Infravision targets extra transmission capacity in Transgrid trial


Infravision has secured more than $730,000 (USD 495,000) in federal funding to accelerate the development of its Next Generation Line Monitoring System which will provide network operators with real-time microclimate data, potentially unlocking extra network capacity and supporting more renewable energy by maximising the use of existing transmission lines.

The Australian Renewable Energy Agency (ARENA) has awarded Sydney-based Infravision $732,493 to test and trial its line-monitoring technology which is to be deployed on selected transmission lines in Transgrid’s network in New South Wales (NSW).

Infravision’s line-monitoring system consists of a sensor stack that can be installed by drone on transmission lines to provide real-time information about environmental factors such as wind and high temperatures, and any sagging of conductors, which can affect capacity.

Transgrid Executive General Manager of Network Marie Jordan said the data collected by the sensors can be used to calculate a dynamic line rating (DLR) that provides a more accurate and responsive measurement of transmission capacity, allowing higher volumes of electricity to be safely dispatched when conditions are suitable.

“This is clever technology which provides real-time data we can use to ensure transmission lines are operating as effectively as possible for consumers,” she said. “This system enables us to receive data in real time which can be used to calculate a dynamic line rating to determine if more electricity can be dispatched along a line in favourable conditions when it’s safe to do so.”

The Next Generation Line Monitoring System delivers real-time data.

Image: ARENA

Currently, most transmission operators use static line ratings, which make assumptions to ensure lines can always operate safely, without knowledge of actual environmental conditions affecting the line.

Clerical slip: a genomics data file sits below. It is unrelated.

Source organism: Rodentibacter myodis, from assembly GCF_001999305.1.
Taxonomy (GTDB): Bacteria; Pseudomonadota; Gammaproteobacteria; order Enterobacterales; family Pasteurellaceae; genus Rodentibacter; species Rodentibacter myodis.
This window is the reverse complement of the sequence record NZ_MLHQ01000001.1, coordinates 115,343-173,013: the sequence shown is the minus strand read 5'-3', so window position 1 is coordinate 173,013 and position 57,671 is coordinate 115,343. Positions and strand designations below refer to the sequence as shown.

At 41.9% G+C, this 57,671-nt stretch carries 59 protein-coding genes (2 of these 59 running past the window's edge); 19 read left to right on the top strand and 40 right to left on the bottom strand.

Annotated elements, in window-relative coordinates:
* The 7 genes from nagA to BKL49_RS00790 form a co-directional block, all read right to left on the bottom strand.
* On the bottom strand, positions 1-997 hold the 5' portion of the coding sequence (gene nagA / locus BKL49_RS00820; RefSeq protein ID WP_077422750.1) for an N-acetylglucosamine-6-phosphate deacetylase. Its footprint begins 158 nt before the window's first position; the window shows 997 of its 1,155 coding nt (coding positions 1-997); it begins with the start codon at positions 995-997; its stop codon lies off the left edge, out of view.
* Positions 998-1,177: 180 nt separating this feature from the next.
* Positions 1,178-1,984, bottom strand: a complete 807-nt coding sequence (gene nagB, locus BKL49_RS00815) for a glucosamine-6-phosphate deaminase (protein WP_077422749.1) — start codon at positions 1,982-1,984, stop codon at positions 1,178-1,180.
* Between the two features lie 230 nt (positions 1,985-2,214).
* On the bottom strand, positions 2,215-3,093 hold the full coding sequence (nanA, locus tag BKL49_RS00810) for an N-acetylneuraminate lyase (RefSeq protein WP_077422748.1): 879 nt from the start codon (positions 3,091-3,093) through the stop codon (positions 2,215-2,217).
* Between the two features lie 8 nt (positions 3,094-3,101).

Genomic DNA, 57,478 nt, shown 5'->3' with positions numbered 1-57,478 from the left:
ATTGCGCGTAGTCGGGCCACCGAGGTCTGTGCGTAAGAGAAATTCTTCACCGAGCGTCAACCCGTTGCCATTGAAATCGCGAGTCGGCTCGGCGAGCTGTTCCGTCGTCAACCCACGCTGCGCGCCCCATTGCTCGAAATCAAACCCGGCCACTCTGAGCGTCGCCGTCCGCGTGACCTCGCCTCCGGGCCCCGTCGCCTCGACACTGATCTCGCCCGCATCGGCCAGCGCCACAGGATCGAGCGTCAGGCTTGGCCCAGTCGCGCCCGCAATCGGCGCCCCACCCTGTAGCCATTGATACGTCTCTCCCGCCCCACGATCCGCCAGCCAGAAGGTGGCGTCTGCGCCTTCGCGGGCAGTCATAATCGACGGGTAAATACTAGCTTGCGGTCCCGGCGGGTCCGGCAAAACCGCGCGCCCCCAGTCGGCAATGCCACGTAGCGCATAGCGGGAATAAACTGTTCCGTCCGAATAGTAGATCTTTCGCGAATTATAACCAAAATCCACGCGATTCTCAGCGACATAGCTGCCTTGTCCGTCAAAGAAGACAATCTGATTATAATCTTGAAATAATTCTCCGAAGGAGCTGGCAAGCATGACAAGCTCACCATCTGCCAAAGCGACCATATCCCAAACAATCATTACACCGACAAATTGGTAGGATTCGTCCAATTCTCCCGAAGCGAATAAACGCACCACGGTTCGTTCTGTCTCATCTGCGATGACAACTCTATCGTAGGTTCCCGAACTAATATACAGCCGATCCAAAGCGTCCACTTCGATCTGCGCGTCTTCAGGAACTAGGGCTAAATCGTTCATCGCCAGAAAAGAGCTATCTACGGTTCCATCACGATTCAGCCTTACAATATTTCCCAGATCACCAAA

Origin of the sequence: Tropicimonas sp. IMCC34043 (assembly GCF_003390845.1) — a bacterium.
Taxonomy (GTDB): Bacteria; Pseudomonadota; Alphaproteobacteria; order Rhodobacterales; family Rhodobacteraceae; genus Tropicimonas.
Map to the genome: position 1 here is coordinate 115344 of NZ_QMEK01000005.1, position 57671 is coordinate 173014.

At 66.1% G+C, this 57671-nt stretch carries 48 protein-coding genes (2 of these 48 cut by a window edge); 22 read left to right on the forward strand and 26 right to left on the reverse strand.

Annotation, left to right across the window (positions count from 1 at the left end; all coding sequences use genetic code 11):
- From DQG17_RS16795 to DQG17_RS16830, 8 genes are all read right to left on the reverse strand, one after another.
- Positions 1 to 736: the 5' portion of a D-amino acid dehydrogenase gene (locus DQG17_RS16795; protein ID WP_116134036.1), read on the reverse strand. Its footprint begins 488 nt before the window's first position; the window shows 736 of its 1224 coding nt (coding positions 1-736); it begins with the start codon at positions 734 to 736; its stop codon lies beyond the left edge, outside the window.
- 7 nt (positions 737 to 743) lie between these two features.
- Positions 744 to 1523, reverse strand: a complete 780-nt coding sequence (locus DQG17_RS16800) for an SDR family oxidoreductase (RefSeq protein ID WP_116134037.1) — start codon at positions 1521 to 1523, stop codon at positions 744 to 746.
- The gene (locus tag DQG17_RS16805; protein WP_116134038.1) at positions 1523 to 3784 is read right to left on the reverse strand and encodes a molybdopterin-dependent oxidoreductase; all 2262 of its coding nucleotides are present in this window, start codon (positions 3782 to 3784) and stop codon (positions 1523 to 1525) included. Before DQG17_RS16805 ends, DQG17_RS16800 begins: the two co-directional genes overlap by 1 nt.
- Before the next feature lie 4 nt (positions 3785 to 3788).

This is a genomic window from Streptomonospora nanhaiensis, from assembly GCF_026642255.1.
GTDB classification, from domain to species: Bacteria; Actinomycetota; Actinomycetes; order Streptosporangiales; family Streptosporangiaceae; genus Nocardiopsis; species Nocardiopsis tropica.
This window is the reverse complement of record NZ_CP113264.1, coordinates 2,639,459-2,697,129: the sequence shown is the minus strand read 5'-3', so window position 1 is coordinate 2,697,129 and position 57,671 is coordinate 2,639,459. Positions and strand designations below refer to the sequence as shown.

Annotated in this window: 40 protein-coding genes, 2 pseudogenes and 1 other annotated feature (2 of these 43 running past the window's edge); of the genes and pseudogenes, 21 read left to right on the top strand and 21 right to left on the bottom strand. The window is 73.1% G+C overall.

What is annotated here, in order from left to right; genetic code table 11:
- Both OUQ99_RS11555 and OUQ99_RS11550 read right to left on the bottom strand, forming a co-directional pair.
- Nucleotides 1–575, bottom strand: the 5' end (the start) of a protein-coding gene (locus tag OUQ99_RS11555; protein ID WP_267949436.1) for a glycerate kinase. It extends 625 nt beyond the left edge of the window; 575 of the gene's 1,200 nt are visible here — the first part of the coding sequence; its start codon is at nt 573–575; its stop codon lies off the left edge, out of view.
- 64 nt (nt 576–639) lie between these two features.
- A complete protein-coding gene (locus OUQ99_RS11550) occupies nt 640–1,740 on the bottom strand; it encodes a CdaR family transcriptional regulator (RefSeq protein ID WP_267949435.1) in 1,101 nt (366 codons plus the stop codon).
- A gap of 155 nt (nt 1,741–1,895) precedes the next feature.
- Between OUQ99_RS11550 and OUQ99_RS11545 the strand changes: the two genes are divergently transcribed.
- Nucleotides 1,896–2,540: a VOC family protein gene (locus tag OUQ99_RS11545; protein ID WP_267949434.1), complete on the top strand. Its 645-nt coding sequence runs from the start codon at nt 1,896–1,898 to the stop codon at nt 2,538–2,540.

By calculating DLR using real-time, real-world conditions, Jordan said transmission operators will be able to determine when it is safe to dispatch higher volumes of electricity on existing infrastructure.

“Increasing capacity by maximising existing infrastructure means we can optimise our existing assets with real-time information and support the transition to renewable energy,” she said.

ARENA Chief Executive Offcier Darren Miller said Infravision’s technology has the potential to reduce the need for new transmission infrastructure and help accelerate the electricity transition.

The Australian Energy Market Operator (AEMO) has, in the 2022 Integrated System Plan, identified $12.7 billion of new transmission projects required to underpin the transition to renewable energy over the next decade.

“The electricity transition is going to require new generation and transmission on a massive scale. Infravision’s integrated dynamic line rating solution can help get the most out of existing transmission lines,” Miller said.

“Allowing an increased flow of electricity through existing assets reduces the need for new infrastructure, keeping down costs for consumers and network operators.”

Infravision said it is continuing to develop its line monitoring system and expects to install the first sensor units later this year. Transgrid said the sensors will be in place for a 12-month evaluation period during which it will assess a potential grid-scale rollout of the technology.

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